Forex Regulators

Regulatory authorities control Forex brokers in order to ensure the implementation of proper business practicesAs the Forex Exchange Market is a non-centralized OTC market, proper brokerage regulation is a top issue for all Forex traders and partners. An effective regulation requires a reliable regulatory authority with sufficient resources, capable of closely monitoring its members.

Regulatory authorities control Forex brokers in order to ensure the implementation of proper business practices. They can impose high penalties or even withdraw a license at any time. This means Forex brokers have a serious incentive to conduct business with ethics and transparency.

 

Eleven (11) Regulatory Authorities Around the Globe

These are the most popular regulatory authorities of our financial world:

  1. FCA UK (Financial Conduct Authority –United Kingdom)
  2. CySEC (Cyprus Securities and Exchange Commission -Cyprus)
  3. FINMA (Swiss Financial Market Supervisory Authority –Switzerland)
  4. ASIC (Australian Securities & Investments Commission -Australia)
  5. FMA (Financial Markets Authority -New Zealand)
  6. FSA (Financial Services Agency -Japan)
  7. CFTC (Commodities Futures Trading Commission -US)
  8. NFA (National Futures Association -US)
  9. FSB (Financial Service Board –South Africa)
  10. IFSC (International Financial Services Commission –Belize)
  11. FSC (Financial Services Commission - British Virginia Islands)

FCA UK (Financial Conduct Authority)

Foundation: 2013 (previously Financial Services Authority, about 4,500 employees)

Capital Requirement: 100,000 to 1 million GBP

License Cost: 35,000 to 50,000 GBP

Covering: 50,000 GBP per client

Reliability: 9/10

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MiFID and MiFID2

MiFID is the European Markets in Financial Instruments Directive (Directive 2004/39/EC)European Investment Services and Regulated Markets (MiFID)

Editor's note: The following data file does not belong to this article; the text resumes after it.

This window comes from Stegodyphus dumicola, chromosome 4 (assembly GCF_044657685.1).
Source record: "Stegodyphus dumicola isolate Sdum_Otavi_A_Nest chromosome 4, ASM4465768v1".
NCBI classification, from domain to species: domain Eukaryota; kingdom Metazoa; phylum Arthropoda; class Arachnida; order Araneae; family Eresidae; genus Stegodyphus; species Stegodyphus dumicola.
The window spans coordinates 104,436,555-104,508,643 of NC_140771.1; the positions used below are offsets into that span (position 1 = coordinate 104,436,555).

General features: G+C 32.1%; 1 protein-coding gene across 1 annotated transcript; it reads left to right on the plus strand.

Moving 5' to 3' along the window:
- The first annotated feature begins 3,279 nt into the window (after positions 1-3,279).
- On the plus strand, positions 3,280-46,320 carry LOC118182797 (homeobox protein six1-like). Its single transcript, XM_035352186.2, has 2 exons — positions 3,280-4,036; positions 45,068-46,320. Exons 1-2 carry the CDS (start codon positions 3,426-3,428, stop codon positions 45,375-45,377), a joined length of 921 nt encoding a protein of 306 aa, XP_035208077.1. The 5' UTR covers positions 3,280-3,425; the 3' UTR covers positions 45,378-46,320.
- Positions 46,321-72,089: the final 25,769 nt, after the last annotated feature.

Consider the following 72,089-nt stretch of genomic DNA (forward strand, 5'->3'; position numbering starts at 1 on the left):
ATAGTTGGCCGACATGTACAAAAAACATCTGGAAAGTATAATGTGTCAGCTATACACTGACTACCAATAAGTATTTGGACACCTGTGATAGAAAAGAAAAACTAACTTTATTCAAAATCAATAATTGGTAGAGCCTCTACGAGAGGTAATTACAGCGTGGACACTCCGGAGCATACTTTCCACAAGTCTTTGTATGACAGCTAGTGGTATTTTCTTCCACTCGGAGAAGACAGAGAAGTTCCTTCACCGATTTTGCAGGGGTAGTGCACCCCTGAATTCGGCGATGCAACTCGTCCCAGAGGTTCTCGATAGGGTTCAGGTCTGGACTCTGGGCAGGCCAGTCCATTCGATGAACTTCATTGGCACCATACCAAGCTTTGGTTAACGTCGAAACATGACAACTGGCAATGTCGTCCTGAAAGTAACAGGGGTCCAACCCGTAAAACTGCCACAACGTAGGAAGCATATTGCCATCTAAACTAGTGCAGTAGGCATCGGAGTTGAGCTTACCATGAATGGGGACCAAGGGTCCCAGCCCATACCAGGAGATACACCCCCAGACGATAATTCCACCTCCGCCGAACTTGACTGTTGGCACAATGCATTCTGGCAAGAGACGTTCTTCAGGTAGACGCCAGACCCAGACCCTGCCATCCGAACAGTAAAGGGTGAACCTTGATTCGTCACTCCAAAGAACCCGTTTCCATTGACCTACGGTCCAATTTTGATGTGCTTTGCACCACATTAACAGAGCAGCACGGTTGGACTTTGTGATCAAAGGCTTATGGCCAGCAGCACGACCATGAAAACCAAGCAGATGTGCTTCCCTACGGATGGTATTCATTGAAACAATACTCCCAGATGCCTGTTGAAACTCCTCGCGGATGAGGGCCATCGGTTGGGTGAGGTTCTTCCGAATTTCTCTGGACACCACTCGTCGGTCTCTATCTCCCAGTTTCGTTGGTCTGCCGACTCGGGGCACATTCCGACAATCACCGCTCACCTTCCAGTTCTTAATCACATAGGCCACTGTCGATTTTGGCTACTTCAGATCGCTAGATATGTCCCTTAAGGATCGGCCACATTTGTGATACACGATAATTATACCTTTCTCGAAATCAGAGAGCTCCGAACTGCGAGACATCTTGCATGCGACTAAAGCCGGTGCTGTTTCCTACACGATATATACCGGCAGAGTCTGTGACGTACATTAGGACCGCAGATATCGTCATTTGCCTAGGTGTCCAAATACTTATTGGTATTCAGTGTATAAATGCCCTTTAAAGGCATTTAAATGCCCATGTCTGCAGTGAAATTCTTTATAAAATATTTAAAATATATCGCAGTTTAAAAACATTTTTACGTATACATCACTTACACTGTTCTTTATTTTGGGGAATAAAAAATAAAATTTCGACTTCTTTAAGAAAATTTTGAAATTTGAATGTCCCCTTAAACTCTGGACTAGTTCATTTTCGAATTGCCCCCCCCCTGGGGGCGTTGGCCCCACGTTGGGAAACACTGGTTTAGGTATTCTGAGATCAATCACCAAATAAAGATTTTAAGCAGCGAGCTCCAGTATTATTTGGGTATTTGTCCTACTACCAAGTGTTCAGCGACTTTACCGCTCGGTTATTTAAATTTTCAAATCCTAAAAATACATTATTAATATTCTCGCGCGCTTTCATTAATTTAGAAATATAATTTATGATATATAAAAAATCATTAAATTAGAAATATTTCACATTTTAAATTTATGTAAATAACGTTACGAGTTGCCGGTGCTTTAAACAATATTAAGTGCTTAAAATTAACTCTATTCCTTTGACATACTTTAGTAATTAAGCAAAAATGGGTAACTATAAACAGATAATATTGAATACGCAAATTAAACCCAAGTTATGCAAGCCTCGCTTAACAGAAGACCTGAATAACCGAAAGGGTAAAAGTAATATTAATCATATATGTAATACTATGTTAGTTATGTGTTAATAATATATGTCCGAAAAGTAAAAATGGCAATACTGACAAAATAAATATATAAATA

MiFID is the European Markets in Financial Instruments Directive (Directive 2004/39/EC) and it is active since November 2007, this directive governs the provision of investment services in financial instruments by banks and investment firms and the operation of traditional stock exchanges and alternative trading venues.

 

EU Rules for the Financial Sector

The first set of rules adopted by the EU helped to increase the competitiveness of financial markets by creating a single market for investment services and activities. However, after the 2008 financial crisis, it became clear that a more robust regulatory framework was needed to

  • further strengthen investor protection
  • address the development of new trading platforms and activities

 

Markets in financial instruments directive - MiFID

MiFID is the markets in financial instruments directive (Directive 2004/39/EC). In force since November 2007, it is a cornerstone of the EU's regulation of financial markets. It governs

  • the provision of investment services in financial instruments by banks and investment firms
  • operation of traditional stock exchanges and alternative trading venues

While MiFID created competition between these services and brought more choice and lower prices for investors, shortcomings were exposed in the wake of the financial crisis.

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